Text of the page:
The Ensign, only human after all, takes a moment of celebration, a quiet breather in this dark hallway where lighting the weapon’s flashlight would mean arousing half a dozen nest eggs into a frenzy of alien spawns. It’s a deadly mistake as the Exploder’s limp body, activated by the gunfight, rolls down the stairs and delivers its deadly payload while the Ensign checks the inventory and its dwindling supply of ammo. There is no time for pain. Just fire, and death.
Emergent gameplay is a very misunderstood concept in game development. When asked to define it, even veteran game makers will come up with replies such as “oh sure, it’s when unexpected things happen”.
It’s funny, because in a few years of game development, the only truly unexpected things we came across were bugs, crashes, server fires, and really bad takeaway food. It makes more sense to consider emergent gameplay as that wonderfully spontaneous, fresh realm of possibility that is born from the interaction of simpler systems.
Take the scene with the Ensign and the rolling crawler as an example. The systems at play are simple, and wholly predictable. There’s gravity, which brings unresisting alien bodies down to the ground or, in this case, down a staircase’s slope. There is the Exploder’s behaviour, which activates its biological detonation payload once alerted of the player’s presence, be it the human flashlight, or a bullet to the noggin. There’s a simple staircase, humble in its millennia of service to the human race.
Combined, in a simple one-on-one surprise encounter, the outcome was an exciting narrative moment that can’t be reproduced exactly the same way each time, because no single scavenger will be killed at the right place, and with the right momentum, to roll down the stairs. There are several similar systems at play in Dark Matter. The player’s flashlight and human-made lights alert enemies and spawners, and make them frenzy against the intruder. All explosions damage the player as much as they damage both enemies and environment, with hilarious and sometimes amazing results when you set off a chain of blisters with an enraged exploder or a well-placed grenade.
Enemies don’t just stand in limbo while waiting for the player. In their own little ways, they will patrol, or look around, or act on impulse to take a break now and then. It means that you’ll never be able to anticipate when you’re going to encounter an enemy exactlyWhen we first saw a scavenger Hunter chase the player, and knock crates out of the way to reach its prey, we were awed by how awesome the crates flying around looked, and decided to come up with a kinetic damage system so that objects falling and being thrown will damage both players and enemies, according to speed and mass.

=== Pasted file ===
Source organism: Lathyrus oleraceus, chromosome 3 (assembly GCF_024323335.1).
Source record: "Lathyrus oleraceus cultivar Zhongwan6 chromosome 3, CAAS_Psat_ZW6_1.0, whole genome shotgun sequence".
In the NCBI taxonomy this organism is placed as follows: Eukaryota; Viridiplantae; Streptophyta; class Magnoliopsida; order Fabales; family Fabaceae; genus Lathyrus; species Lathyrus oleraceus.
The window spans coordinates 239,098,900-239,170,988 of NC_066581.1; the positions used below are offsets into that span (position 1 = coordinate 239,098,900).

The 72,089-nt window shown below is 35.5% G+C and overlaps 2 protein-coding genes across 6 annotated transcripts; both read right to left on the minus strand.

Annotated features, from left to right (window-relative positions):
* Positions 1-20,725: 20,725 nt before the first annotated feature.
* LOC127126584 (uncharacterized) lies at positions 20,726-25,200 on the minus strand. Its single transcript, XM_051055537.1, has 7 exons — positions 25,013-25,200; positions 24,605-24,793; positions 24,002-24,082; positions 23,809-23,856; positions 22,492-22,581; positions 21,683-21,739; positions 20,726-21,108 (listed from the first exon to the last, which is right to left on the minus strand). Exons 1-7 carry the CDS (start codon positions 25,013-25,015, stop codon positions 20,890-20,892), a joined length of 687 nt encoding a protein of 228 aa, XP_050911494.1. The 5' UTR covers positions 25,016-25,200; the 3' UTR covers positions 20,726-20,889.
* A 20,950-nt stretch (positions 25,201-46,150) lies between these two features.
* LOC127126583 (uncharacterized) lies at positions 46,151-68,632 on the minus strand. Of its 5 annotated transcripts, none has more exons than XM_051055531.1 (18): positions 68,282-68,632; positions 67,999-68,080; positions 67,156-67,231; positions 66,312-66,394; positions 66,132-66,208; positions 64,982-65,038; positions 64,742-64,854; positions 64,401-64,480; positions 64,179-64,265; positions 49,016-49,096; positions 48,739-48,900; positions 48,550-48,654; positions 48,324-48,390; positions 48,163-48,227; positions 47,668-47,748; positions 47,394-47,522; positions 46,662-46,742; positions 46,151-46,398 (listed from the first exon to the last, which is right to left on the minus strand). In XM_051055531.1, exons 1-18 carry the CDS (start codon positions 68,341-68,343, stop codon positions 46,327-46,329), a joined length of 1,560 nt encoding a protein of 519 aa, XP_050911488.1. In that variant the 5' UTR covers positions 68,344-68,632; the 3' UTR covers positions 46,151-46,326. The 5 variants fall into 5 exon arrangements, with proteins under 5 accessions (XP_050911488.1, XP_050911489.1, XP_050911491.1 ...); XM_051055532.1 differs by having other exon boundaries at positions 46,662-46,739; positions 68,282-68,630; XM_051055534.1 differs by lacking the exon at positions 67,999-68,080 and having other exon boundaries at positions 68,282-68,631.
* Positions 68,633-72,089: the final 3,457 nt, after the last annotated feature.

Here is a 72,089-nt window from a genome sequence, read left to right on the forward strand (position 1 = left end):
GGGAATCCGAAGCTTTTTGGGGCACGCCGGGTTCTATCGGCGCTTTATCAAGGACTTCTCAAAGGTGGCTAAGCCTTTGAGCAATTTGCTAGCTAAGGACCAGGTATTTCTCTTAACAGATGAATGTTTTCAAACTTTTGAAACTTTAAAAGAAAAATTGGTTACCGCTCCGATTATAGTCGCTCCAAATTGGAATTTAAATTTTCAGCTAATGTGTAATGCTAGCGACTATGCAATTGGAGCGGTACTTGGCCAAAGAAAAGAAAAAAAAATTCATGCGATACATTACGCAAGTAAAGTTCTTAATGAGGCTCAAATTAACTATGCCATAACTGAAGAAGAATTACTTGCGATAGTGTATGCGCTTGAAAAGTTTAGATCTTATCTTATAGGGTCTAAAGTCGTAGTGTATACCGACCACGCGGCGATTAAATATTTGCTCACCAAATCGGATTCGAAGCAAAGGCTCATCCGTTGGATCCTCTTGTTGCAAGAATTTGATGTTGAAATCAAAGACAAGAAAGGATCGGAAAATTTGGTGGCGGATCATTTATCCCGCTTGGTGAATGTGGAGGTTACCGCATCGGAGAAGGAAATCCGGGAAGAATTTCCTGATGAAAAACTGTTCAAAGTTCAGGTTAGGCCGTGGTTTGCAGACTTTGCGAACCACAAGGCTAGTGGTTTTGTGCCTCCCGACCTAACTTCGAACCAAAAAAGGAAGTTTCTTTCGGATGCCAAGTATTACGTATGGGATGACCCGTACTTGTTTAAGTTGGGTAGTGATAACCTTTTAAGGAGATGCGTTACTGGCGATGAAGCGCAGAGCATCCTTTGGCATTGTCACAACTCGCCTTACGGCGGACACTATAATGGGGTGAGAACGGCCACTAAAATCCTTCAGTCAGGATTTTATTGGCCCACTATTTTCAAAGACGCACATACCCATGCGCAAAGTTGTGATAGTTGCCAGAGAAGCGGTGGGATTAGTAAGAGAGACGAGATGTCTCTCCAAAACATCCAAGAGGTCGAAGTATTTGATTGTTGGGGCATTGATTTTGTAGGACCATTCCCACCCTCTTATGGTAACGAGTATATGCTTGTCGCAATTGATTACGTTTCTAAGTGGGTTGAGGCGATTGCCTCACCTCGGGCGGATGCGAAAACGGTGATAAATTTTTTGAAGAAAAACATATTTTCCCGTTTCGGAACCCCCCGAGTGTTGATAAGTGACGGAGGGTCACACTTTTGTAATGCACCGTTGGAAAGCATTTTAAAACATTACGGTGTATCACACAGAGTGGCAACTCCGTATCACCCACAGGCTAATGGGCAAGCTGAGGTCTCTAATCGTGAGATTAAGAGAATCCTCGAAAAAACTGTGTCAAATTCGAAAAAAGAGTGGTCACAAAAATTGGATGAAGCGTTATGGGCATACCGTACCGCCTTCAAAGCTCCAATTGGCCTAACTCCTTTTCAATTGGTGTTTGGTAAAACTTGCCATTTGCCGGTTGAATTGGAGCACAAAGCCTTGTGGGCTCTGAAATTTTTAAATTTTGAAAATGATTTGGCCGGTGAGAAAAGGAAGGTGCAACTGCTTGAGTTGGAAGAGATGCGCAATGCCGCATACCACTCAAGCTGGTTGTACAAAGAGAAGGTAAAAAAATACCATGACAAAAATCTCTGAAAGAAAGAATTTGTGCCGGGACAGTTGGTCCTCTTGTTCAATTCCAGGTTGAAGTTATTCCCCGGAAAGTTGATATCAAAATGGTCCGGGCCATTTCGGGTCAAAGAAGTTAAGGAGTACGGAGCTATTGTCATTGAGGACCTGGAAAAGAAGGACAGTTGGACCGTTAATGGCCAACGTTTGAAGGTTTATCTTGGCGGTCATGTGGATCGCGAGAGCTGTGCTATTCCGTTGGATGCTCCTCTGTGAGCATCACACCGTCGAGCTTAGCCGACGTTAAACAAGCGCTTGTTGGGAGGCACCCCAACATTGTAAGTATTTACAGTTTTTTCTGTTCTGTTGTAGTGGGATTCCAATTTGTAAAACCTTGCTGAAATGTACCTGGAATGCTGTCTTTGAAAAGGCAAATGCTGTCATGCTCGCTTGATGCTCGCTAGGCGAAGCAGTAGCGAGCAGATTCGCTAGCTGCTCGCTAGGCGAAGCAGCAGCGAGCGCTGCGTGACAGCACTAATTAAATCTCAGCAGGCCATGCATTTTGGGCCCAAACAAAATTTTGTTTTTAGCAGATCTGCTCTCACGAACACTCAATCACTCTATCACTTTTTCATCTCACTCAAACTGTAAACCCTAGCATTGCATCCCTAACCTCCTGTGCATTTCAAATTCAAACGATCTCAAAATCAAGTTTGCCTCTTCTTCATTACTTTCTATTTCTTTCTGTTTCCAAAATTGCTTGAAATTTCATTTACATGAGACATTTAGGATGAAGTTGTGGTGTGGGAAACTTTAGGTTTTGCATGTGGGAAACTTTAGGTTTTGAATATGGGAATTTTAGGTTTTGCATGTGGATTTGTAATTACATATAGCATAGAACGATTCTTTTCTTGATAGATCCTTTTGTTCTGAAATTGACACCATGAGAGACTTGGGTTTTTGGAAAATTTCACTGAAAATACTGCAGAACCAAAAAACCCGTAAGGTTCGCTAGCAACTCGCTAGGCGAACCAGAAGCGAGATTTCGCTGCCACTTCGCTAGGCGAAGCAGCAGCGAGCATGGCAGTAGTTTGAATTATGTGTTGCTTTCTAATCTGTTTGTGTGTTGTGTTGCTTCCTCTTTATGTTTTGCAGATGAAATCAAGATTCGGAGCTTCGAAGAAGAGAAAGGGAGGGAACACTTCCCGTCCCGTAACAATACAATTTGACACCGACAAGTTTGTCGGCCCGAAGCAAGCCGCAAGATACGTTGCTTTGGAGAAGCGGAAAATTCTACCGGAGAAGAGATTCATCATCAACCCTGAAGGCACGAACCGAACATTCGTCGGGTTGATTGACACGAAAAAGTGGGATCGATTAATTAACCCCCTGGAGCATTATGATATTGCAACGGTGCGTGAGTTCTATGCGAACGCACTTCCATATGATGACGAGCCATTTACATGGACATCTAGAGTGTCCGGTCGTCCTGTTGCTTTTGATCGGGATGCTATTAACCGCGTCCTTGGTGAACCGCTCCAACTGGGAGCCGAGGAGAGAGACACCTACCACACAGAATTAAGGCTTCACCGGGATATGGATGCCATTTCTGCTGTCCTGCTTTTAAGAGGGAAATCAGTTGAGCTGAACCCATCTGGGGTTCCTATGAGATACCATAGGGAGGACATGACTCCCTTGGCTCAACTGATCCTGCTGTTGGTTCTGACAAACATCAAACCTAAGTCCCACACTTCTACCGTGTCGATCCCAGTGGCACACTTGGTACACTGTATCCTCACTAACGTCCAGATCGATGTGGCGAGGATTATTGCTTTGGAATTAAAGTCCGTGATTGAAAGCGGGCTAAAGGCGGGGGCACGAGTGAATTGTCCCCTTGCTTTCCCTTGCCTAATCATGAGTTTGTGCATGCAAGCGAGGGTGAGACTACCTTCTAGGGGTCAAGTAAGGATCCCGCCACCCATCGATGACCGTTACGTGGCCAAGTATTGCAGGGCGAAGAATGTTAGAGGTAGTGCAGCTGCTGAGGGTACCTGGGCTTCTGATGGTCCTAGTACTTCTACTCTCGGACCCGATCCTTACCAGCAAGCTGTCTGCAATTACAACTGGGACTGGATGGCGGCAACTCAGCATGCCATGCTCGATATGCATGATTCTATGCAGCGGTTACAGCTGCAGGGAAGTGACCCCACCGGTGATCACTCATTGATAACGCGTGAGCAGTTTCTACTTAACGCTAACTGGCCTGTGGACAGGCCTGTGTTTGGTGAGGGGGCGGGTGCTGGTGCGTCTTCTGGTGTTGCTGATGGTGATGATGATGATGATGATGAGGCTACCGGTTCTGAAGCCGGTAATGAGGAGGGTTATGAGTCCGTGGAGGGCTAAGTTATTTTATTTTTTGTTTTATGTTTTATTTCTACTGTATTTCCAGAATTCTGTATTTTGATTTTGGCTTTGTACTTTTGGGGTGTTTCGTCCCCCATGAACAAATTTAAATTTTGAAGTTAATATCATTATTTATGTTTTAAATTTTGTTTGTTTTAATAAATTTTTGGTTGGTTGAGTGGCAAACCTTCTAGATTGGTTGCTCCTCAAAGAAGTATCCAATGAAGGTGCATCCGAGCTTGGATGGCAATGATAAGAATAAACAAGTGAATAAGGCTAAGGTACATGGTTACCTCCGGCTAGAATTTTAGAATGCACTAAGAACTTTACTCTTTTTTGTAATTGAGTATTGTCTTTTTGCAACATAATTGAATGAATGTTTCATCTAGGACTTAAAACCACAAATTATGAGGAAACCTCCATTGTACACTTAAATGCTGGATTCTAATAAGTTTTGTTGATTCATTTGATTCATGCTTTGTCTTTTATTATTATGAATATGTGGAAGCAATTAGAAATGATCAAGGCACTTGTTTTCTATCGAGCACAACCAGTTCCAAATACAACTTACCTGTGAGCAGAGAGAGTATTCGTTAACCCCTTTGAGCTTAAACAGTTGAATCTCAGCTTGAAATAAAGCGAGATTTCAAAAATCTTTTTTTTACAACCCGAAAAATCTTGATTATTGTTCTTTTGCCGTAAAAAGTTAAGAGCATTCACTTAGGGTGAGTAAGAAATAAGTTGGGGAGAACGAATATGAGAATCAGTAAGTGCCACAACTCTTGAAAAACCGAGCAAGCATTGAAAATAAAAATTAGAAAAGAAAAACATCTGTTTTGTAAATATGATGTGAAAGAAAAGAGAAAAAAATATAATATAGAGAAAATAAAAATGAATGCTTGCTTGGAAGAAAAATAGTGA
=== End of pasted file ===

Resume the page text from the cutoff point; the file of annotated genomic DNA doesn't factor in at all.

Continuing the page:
None of that was a mysterious eclipse of programming voodoo on the eve of the Friday Solstice – it was simple , predictable systems reacting beyond our human ability to predict all outcomes… and creating awesome fun.
Deus Ex, The Sims, Dwarf Fortress and the giants of emergent gameplay stand in their own rarefied, unreachable cloud banks, looking down benignly on games trying to undertake the same journey, games such as Dark MatterYou won’t find ‘emergent’ in our promotional material: we’re not stepping into that particular flame war of public opinion, but it’s very much our goal to make a game that packs enough variety and unpredictability to create unforgettable moments, and we’re doing so one awesome system at a time.
There’s something right when one of the developers pipes up from behind his wall of screens and declares “I am toxic man!” after discovering the joy of acid-loaded rounds for his assault rifle. It’s the good kind of unexpected.
Now, on to fix the Exploder’s loot drop so that it properly colliders with the slope, and doesn’t fall through into oblivion. That, too, was unexpected..